One can view the PSNS and SNS as being like the principles of yin (阴) and yang (阳), respectively, in that they interact with each other rather than only one system acting while the other system is turned completely off. If they are both present to varying degrees, then one could further look at them as being a continuum with extreme yin (PSNS) on one end and extreme yang (SNS) on the other. Taijiquan and other physical activities like sports, as well as rest and recuperation, etc., will tend towards one or the other end of this spectrum. One could refer to the yin end as being “internal” whereas the yang end would be “external”.
Sports that emphasize getting pumped up tend towards the yang end of the spectrum and rely on the activation of the SNS. But it has been widely studied and acknowledged that over intensity is detrimental to sports performance, as are anxiety and nervousness, etc. Therefore, techniques like meditation, deep breathing, massages, and other relaxation techniques are utilized to counter the negative effects of being too yang. This means that some balance with the PSNS is acknowledged as being beneficial for optimal sports performance.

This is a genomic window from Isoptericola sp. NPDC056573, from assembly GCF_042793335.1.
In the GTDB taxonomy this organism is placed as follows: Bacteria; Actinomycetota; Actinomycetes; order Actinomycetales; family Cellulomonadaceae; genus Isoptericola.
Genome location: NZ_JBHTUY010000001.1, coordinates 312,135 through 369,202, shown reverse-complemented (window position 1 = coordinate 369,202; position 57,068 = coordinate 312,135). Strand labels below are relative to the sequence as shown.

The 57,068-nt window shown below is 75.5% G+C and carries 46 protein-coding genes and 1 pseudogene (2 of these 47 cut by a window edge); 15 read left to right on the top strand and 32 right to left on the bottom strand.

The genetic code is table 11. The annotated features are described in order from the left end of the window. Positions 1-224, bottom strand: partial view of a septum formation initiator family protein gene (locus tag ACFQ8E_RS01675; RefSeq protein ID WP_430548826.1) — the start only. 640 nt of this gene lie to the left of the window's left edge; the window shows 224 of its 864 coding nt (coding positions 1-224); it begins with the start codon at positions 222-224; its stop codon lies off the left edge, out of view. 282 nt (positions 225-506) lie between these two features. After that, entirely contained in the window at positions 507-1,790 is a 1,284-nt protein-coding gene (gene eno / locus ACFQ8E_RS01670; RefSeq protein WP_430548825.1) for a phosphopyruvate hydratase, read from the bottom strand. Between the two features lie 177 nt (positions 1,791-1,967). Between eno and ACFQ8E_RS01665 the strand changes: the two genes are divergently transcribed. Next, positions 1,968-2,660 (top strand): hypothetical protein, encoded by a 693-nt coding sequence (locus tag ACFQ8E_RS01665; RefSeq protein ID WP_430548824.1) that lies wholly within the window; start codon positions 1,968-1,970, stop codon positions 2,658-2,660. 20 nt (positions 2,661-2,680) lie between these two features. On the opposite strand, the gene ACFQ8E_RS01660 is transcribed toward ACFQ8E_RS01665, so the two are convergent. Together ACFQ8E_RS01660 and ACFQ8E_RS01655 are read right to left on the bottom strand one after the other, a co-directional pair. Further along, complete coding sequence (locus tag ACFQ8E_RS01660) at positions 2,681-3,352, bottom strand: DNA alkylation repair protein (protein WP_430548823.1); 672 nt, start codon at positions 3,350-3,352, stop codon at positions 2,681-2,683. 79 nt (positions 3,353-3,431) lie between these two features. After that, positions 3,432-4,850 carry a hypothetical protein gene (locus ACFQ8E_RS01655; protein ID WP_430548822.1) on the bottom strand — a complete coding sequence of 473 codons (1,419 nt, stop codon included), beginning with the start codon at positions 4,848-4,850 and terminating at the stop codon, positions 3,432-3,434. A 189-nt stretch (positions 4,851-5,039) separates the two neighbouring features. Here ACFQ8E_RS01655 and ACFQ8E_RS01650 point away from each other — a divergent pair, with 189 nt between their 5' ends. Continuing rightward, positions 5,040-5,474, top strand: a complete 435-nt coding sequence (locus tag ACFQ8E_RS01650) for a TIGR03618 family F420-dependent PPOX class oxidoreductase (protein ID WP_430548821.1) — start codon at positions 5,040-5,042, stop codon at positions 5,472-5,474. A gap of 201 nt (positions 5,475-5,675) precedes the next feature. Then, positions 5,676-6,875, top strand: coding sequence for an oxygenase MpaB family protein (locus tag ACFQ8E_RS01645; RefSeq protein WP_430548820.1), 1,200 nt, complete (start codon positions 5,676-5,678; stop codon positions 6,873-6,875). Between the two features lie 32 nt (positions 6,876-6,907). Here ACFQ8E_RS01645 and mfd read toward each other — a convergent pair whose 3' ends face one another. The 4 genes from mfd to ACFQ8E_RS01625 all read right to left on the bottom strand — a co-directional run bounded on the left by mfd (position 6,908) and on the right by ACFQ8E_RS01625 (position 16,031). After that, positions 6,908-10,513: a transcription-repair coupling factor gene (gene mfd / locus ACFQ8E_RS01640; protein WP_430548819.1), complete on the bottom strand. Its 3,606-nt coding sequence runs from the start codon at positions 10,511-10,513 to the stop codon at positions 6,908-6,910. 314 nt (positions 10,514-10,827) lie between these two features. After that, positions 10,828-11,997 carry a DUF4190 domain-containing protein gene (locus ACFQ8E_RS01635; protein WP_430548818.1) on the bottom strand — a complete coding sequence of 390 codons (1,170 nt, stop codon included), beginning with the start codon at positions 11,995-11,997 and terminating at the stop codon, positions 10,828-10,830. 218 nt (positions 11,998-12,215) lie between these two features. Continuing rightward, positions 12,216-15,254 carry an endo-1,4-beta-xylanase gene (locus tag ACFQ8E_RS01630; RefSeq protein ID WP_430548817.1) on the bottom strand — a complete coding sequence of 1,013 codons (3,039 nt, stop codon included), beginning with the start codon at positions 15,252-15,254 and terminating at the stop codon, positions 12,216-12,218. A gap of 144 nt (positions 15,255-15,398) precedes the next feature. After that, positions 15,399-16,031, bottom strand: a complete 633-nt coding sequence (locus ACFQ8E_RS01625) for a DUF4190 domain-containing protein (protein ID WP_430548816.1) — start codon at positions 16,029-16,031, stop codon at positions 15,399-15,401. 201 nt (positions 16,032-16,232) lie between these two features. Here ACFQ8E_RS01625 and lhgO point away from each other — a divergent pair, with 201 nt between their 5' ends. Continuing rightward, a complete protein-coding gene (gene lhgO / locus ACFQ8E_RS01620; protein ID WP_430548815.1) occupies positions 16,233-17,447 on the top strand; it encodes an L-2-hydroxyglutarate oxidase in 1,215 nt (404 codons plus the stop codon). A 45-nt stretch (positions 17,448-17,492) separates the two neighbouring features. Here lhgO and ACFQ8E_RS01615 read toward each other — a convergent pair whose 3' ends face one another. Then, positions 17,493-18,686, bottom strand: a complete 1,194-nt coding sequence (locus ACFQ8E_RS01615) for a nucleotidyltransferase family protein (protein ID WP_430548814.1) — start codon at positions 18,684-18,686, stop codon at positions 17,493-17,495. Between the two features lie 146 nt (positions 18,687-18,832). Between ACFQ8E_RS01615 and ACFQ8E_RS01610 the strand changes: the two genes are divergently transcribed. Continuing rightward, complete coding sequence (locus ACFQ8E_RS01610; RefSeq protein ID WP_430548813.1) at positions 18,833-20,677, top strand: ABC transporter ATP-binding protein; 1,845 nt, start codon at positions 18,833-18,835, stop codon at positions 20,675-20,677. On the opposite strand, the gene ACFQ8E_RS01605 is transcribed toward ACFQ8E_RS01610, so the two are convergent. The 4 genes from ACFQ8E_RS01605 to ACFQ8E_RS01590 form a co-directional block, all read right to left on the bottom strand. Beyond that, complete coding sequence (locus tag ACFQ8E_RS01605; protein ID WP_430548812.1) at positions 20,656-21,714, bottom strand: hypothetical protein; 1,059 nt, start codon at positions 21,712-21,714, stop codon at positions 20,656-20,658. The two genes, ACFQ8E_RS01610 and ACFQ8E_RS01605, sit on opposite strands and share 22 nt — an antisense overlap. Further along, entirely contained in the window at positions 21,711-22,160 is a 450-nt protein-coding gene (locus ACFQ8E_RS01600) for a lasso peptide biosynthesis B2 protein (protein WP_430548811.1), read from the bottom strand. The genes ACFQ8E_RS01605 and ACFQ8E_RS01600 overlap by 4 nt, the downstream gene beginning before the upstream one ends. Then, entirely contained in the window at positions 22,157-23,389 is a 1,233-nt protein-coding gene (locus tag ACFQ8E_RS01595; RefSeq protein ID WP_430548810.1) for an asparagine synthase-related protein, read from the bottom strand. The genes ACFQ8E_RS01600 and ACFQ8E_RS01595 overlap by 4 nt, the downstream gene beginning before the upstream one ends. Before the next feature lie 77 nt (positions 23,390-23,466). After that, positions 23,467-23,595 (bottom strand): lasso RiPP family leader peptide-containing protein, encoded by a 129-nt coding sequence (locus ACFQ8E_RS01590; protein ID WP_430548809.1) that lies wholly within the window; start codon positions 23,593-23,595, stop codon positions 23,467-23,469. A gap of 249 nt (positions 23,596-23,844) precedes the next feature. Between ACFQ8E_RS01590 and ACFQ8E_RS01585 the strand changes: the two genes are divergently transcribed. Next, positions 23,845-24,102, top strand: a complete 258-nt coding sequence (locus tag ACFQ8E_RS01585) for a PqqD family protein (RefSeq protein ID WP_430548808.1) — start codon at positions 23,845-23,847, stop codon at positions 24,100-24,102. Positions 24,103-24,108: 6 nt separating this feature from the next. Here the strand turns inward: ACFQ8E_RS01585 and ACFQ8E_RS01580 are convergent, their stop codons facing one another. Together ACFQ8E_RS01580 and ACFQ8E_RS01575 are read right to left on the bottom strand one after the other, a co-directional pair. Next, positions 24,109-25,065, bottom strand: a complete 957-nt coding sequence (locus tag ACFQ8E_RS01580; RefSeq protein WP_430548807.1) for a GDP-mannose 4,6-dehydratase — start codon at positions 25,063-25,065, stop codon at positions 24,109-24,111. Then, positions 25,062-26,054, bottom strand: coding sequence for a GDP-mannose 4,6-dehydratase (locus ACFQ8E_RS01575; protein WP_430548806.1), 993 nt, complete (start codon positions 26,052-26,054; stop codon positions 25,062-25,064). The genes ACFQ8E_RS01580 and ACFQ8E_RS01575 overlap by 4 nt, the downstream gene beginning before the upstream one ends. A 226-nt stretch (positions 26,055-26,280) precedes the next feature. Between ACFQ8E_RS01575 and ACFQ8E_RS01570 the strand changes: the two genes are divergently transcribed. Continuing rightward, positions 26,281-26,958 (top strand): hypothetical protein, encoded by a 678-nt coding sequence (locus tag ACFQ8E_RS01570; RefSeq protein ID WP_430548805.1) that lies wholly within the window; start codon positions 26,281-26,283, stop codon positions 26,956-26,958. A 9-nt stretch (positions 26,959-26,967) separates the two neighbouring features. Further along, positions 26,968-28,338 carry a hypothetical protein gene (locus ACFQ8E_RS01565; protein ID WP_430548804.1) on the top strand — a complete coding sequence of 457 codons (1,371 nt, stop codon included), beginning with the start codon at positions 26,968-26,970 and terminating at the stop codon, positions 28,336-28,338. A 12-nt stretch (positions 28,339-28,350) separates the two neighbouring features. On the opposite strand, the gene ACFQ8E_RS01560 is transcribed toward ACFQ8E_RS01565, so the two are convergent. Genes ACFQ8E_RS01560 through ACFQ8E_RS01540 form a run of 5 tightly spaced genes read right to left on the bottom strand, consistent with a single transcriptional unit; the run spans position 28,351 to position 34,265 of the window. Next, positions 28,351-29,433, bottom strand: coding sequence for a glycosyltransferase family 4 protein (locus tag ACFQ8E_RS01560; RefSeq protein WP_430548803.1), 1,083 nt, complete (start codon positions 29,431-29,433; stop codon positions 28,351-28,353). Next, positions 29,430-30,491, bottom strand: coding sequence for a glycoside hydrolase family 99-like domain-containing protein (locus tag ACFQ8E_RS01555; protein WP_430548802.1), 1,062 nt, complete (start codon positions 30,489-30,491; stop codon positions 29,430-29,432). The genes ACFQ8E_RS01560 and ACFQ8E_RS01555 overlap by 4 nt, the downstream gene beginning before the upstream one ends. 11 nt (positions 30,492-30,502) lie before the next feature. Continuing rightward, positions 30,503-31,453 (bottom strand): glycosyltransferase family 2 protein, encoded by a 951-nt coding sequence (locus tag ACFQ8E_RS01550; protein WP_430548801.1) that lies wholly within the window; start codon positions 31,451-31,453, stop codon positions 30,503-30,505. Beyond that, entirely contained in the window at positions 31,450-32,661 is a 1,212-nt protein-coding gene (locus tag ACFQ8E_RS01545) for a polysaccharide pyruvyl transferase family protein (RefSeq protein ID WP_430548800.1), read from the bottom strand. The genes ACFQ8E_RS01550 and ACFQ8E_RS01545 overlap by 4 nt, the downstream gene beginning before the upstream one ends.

Despite the differences, sports and Taijiquan share some common indicators of proficiency. For example, grace and beauty of physical movements can indicate motor unit synchronization and can also indicate whole body coordination. Both also value balance and efficiency, although the means used during training may differ.
Unfortunately for our understanding of Taijiquan, research on the PSNS rarely goes beyond correcting problems with over intensity, or for recovery, rather than looking at this end of the spectrum as potentially being beneficial for optimal performance. But there may be something else, known in psychology as the “flow state” or more commonly called being “in the zone” in sports, that may provide insights for Taijiquan practice and possibly help us understand the yin or PSNS end of the spectrum.
Since the “flow state” where one is engrossed in an enjoyable individual activity so much that they lose track of time may differ from “the zone” in sports, which is associated with a rare peak performance above what the person normally achieves, I will compare Taijiquan primarily to flow (or the zone) in sports. The flow state has been described as being psychologically in a band between over excitement (e.g., anxiety) and under excitement (e.g., boredom), but that may not be particularly helpful for examining if it relates to PSNS or SNS differences.
Clearly, Taijiquan is not looking to induce a state of boredom! So if we eliminate that extreme from what the psychologists use in their examples of the flow state, then we have a narrower range of possibilities where being alert but calm is opposed to being excited and aroused.
Some athletes who get emotional during competition are praised (e.g., “their heart is in it” or they have the “competitive fire”…), but also praised are some athletes who maintain their composure regardless of the situation (e.g., unflappable, cool headed…). To me this shows tendencies towards one or the other end of the PSNS/SNS continuum and, while either approach may potentially lead to high athletic performance, they are clearly different.